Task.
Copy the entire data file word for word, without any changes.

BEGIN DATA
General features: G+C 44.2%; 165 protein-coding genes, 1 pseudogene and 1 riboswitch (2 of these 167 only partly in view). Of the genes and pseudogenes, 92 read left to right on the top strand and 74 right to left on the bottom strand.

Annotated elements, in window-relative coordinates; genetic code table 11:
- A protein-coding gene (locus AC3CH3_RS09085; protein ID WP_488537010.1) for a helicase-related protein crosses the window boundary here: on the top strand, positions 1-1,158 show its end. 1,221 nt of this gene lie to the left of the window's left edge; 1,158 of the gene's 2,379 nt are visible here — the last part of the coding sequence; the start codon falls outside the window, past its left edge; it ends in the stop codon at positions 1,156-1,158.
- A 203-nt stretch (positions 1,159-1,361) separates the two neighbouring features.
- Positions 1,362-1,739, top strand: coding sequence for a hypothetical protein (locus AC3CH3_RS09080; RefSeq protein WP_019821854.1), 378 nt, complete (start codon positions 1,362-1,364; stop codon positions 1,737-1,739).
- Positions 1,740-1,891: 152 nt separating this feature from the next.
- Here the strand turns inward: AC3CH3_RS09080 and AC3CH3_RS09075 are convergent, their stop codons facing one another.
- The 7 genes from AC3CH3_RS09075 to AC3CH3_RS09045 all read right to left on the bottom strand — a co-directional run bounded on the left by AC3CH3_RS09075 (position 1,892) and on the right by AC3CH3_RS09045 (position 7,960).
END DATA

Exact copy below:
General features: G+C 44.2%; 165 protein-coding genes, 1 pseudogene and 1 riboswitch (2 of these 167 only partly in view). Of the genes and pseudogenes, 92 read left to right on the top strand and 74 right to left on the bottom strand.

Annotated elements, in window-relative coordinates; genetic code table 11:
- A protein-coding gene (locus AC3CH3_RS09085; protein ID WP_488537010.1) for a helicase-related protein crosses the window boundary here: on the top strand, positions 1-1,158 show its end. 1,221 nt of this gene lie to the left of the window's left edge; 1,158 of the gene's 2,379 nt are visible here — the last part of the coding sequence; the start codon falls outside the window, past its left edge; it ends in the stop codon at positions 1,156-1,158.
- A 203-nt stretch (positions 1,159-1,361) separates the two neighbouring features.
- Positions 1,362-1,739, top strand: coding sequence for a hypothetical protein (locus AC3CH3_RS09080; RefSeq protein WP_019821854.1), 378 nt, complete (start codon positions 1,362-1,364; stop codon positions 1,737-1,739).
- Positions 1,740-1,891: 152 nt separating this feature from the next.
- Here the strand turns inward: AC3CH3_RS09080 and AC3CH3_RS09075 are convergent, their stop codons facing one another.
- The 7 genes from AC3CH3_RS09075 to AC3CH3_RS09045 all read right to left on the bottom strand — a co-directional run bounded on the left by AC3CH3_RS09075 (position 1,892) and on the right by AC3CH3_RS09045 (position 7,960).